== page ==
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J Korean Radiol Soc. 1997 Jul;37(1):139-144. English. Original Article. https://doi.org/10.3348/jkrs.1997.37.1.139
Oh KH , Lee JM , Jung HY , Lee YH , Sung NK , Chung DS , Kim OD , Lee SK , Suh KJ .
Department of Radiology, Catholic University of Taegu-Hyosung, School of Medicine.
Department of Radiology, Kyungbuk National University School of Medicine.
Abstract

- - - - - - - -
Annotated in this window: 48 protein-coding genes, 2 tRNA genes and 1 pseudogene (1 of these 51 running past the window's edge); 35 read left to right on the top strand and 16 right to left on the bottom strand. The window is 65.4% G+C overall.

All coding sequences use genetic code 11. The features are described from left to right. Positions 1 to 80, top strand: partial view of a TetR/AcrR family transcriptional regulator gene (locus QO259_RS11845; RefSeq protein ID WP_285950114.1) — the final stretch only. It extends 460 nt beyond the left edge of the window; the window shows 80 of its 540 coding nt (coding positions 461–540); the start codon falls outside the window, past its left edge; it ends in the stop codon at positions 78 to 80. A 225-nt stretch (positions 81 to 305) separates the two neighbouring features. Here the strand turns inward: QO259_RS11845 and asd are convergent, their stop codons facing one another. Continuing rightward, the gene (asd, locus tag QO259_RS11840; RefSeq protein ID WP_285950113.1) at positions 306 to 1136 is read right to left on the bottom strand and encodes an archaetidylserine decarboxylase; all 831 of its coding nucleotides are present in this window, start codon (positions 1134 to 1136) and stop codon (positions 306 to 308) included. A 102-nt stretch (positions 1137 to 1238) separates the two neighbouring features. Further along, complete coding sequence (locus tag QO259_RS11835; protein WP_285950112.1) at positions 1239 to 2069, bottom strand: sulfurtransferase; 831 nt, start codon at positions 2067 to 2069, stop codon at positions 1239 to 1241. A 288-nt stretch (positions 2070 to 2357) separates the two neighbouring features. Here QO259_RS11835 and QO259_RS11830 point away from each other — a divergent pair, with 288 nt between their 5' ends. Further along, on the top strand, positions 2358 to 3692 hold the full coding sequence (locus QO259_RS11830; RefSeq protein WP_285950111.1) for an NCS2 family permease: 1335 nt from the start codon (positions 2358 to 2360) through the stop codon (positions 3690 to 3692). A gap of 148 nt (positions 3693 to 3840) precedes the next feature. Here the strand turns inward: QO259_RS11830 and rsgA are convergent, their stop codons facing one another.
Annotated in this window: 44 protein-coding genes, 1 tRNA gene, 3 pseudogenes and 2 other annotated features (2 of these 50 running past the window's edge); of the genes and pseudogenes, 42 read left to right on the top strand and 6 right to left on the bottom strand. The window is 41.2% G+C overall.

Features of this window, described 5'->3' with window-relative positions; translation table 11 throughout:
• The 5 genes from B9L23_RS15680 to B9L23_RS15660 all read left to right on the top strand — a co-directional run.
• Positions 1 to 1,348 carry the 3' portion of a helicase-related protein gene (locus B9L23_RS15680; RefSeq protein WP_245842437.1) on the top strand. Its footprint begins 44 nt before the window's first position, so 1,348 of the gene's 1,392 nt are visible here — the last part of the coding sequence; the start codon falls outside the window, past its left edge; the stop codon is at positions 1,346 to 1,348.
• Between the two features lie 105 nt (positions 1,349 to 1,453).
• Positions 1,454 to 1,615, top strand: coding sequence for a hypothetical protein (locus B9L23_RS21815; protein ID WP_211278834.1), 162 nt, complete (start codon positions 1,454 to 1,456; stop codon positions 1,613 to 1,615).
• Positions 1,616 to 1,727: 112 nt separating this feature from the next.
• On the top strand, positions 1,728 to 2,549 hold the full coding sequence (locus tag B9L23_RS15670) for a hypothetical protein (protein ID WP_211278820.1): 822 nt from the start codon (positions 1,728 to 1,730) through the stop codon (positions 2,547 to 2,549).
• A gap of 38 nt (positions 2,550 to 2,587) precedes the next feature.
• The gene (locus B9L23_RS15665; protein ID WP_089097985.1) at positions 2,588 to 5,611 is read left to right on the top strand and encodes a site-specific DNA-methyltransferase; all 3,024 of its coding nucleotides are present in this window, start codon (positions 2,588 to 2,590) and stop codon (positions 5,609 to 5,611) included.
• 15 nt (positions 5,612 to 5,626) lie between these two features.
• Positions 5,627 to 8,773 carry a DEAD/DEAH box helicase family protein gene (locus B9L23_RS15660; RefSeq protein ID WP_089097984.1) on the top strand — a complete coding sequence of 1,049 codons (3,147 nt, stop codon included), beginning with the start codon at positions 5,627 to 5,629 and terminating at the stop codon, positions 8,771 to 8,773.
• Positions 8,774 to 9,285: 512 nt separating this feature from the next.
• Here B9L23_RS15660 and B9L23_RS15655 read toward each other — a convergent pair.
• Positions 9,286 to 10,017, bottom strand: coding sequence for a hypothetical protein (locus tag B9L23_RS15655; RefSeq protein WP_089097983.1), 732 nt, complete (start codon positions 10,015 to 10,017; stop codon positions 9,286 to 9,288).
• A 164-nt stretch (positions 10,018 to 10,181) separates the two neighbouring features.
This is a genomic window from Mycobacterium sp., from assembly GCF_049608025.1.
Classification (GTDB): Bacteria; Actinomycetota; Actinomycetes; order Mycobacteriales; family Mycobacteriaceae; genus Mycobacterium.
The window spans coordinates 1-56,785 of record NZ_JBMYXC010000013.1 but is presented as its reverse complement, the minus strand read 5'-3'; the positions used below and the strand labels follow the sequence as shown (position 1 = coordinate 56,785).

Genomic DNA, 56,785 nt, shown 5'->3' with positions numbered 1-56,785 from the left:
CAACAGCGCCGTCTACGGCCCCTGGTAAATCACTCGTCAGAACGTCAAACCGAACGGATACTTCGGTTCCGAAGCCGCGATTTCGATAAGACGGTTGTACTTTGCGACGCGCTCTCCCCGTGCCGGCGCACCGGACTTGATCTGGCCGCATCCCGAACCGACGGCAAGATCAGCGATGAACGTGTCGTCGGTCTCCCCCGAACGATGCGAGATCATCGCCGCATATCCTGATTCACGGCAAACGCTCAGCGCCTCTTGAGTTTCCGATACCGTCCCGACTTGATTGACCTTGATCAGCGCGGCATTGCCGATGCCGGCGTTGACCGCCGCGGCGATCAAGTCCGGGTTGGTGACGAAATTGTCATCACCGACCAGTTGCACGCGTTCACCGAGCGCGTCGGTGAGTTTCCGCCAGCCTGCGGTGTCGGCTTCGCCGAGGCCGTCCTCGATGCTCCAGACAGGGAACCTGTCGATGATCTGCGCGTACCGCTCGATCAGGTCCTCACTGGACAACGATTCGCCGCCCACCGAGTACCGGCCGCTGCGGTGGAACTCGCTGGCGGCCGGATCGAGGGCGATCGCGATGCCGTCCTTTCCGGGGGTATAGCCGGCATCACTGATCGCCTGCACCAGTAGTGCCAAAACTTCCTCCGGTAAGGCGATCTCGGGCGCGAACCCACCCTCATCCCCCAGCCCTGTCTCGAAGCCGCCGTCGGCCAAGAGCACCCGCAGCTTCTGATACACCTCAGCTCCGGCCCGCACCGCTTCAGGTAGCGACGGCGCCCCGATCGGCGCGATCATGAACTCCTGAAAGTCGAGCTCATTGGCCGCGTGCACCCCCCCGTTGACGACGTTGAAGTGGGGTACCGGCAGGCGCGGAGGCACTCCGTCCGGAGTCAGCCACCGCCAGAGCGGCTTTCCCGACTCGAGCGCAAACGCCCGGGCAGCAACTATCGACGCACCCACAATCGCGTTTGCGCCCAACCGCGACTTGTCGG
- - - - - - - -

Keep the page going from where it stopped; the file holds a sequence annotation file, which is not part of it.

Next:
PURPOSE: To evaluate MR findings of redundant nerve roots (RNR) of the cauda equina. MATERIALS AND METHODS: 17 patients with RNR were studied; eight were men and nine were women, and their ages ranged from 46 to 82 (mean63) years. Diagnoses were established on the basis of T2-weighted sagittal and coronal MRI, which showed a tortuous or coiled configuration of the nerve roots of the cauda equina. MR findings were reviewed for location, magnitude, and signal intensity of redundant nerve roots, and the relationship between magnitude of redundancy and severity of lumbar spinal canal stenosis (LSCS) was evaluated. RESULTS: In all 17 patients, MR showed moderate or severe LSCS caused by herniation or bulging of an intervertebral disc, osteophyte from the vertebral body or facet joint, thickening of the ligamentum flavum, degenerative spondylolisthesis, or a combination of these. T2-weighted sagittal and coronal MR images well clearly showed the location of RNR of the cauda equina; in 16 patients (94%), these were seen above the level of constriction of the spinal canal, and in one case, they were observed below the level of constriction. T2-weighted axial images showed the thecal sac filled with numerous nerve roots. The magnitude of RNR was mild in six cases (35%), moderate in five cases (30%), and severe in six cases (35%). Compared with normal nerve roots, the RNR signal on T2-weighted images was iso-intense. All patients with severe redundancy showed severe LSCS, but not all cases with severe LSCS showed severe redundancy. CONCLUSION: Redundant nerve roots of cauda equina were seen in relatively older patients with moderate or severe LSCS and T2-weighted MR images were accurate in identifying redundancy of nerve roots and evaluating their magnitude and location.

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